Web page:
I practice every day whether I need to or not. Shooting is 90% practice, at least, that’s what I told Ralphie when we were training. Used to be, guns scared him. He hated the bang and the boom, he hated the way his gun kicked with each shot, and he hated the way that bullets destroyed whatever they went into.
I don’t know what changed his opinion. If his personal dime novelist is to be believed, it was when he saw his best friend all shot up by some sheriff. But I didn’t know Ralphie had a friend except me (no one who knows him really likes him much) and I’ve never been shot, besides how would that make a man hire out his services as a gun slinger? It just never made sense, and Ralphie wouldn’t tell me when I asked.
So I spent my morning shooting tin cans and cow pies, hitting things at impossible angles from incredible distances, squinting and picking off leaves on trees as if they had offended me (both the leaves and the trees). I did all those things that would keep me in squirrel meat, and those things that just might get me a prize at the county fair, if they let me compete again, which they hadn’t for the past three years because I so soundly beat all the guys in the previous two years. (They let me back in the second time because they thought I cheated the first time and they planned to catch me. Nope. My shots, while impossible, were clearly legal—and clearly possible, Pa said, since I had done them, even if no one else could. That was when they banned me.)
I had gotten down to my last five bullets and debated whether I’d use them or whether I’d hang onto them, since using them meant spending my afternoon at the smithy begging for some lead. Old Gus had stopped making me bullets. He did, however, teach me how to cast my own.
I had my little case on a gigantic stump that I had flattened out to work as my shooting table. My hand fluttered over the bullets, indecisive, when someone cleared his little throat.
I froze, flashed on the dream, and thought, Naaaaw. I had heard a bird cough, nothing more.
“Missy!” said a squeaky little voice.
I closed my eyes, then opened them again. I was awake. Dammit. Then I looked around to see if anyone had seen me think that unladylike word (most of what I said and did was unladylike, but deep down, it bothered me more than I wanted to admit).
The three little guys were sitting on a tilting post from the collapsed fence that Pa hadn’t fixed in two years. He figured Ralphie would do it when Ralphie got home, but Ralphie didn’t do manual labor, and of course, didn’t bother to tell anyone. That collapsed fence was the reason we had “cow” and not “cows.”
“I don’t like it when figments of my imagination follow me around,” I said.
One of the little guys—I no longer had any idea if he was Little Guy #1 or Little Guy #2—giggled. Wee men shouldn’t giggle. It was infectious. Little Guy #3 (I recognized him from his nose) giggled as well, followed by the remaining little guy. And in spite of myself, I giggled too.
That was the moment I lost any control I might have had.
“We’re not figments of your imagination,” said Little Guy #3. He had a honking big voice, considering how tiny he was. The tip of his nose was red. Apparently, he had fallen on it when he was jumping for my delectable toes that morning and missed.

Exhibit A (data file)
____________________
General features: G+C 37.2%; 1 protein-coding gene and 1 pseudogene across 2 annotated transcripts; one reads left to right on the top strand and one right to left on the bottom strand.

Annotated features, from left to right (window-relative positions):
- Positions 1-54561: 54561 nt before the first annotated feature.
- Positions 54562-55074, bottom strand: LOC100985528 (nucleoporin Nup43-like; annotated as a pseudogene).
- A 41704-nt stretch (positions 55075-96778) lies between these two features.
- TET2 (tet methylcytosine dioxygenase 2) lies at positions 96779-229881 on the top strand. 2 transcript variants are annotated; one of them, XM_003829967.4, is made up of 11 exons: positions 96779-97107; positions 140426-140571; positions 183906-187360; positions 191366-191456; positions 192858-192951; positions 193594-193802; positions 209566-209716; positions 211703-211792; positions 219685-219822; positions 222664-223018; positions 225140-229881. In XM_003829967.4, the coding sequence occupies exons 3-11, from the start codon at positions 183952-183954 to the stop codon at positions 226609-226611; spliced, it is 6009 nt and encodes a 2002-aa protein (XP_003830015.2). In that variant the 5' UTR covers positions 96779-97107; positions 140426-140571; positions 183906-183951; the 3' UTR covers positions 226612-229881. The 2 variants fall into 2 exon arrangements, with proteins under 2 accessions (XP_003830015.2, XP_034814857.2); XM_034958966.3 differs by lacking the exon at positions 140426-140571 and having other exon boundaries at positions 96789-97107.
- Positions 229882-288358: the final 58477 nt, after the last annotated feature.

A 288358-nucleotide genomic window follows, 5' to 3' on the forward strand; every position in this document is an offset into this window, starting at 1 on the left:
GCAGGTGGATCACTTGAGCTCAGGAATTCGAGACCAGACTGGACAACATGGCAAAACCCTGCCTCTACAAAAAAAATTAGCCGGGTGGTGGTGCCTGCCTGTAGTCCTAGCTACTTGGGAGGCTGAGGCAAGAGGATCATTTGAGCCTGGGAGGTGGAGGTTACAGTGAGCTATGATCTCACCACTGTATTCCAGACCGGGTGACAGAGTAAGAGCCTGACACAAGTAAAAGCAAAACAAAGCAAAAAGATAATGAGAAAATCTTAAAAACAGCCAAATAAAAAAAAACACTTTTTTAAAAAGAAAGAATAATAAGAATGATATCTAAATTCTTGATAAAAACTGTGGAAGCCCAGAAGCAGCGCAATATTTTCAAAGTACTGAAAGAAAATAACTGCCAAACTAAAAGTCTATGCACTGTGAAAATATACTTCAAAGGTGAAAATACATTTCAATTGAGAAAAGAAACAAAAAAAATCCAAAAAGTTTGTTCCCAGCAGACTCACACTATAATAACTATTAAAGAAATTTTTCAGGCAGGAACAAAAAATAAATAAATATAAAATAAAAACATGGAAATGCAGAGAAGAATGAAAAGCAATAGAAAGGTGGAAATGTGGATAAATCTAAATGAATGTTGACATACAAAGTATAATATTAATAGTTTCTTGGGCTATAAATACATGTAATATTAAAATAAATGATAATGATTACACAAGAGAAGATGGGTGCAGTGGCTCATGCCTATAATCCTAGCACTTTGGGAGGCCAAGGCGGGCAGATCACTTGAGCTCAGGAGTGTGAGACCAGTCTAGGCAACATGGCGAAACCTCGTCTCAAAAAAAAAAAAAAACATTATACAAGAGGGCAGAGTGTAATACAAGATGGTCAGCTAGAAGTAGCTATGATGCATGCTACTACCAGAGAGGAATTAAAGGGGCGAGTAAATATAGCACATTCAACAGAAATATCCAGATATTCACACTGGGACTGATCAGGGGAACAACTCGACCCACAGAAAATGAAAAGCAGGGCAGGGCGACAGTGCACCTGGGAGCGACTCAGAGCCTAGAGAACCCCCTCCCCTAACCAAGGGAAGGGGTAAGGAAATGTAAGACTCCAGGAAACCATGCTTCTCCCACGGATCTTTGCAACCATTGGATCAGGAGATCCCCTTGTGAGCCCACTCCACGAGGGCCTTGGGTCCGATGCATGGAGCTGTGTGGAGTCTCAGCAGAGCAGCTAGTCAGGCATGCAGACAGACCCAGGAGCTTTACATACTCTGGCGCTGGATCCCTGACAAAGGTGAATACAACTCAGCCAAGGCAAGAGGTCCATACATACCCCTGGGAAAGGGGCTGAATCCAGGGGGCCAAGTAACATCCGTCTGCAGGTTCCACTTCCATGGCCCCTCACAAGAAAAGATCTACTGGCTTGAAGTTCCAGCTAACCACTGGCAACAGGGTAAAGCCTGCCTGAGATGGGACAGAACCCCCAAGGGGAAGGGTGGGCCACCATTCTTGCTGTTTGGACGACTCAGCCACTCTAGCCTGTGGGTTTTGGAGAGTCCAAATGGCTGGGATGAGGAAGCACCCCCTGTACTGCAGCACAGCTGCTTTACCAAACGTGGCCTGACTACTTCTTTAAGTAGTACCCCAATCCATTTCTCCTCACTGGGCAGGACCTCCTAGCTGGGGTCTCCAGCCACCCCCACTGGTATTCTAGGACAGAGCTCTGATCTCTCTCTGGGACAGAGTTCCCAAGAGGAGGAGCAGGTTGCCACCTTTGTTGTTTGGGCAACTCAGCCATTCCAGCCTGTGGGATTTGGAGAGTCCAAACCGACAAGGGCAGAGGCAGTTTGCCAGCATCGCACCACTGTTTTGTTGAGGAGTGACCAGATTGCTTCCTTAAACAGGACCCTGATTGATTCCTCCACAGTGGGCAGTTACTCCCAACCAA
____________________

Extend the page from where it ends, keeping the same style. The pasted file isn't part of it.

“We’re in need of help,” said Little Guy #2 (or the guy I was designating as Little Guy #2). I squinted at him, hoping to get a better look at him so I could better tell him apart from Little Guy #1—so that I wasn’t constantly changing their designation.
“We can’t find your brother,” said Little Guy #1.
“I don’t think anyone can,” I said.
They sighed. It sounded like the rattle of an errant summer breeze.
Little Guy #1 sat down and put his face in his hands. Little Guy #2 patted him on his tiny shoulder. Little Guy #3 stood at the very edge of the fence post, and looked like he would tumble off.
I moved closer, just so he didn’t have to lean.
“We have approached fifteen gun slingers,” Little Guy #3 said. “We are quite disappointed. They are nothing like advertised. Most drink to excess. Many did not believe we existed. Two called us rat babies and tried to stomp us out. Three shot at us and missed.”
He shook his little head as if he was more offended that they missed than he was that they had fired at the trio.
“None of them would listen to us. Your brother was our last hope.”
Then he sat down too and put his head in his hands.
“What do you need a gun slinger for?” I asked.
Little Guy #2 looked at me over Little Guy #1’s feather. “Three days hence, trolls shall invade our village. Their champion will face our champion. If their champion wins, they become our rulers. And if our champion wins, they will not bother us for another five hundred years.”
I frowned. “That doesn’t sound fair. Why don’t you get to rule them?’
“Have you met a troll?” Little Guy #3 put his hand to his exceedingly large nose. “They have terrible habits. They’re huge, and they all smell like rotted meat. Who would want to rule them?”
“Good point,” I said.
“In the past, we have always defeated them. They are not very bright. Our champion could always win, usually by felling the troll, and then biting him until he gave up in anguish.”
I could imagine. I didn’t like the feel of those razor-sharp teeth on my toes, let alone how it would feel everywhere.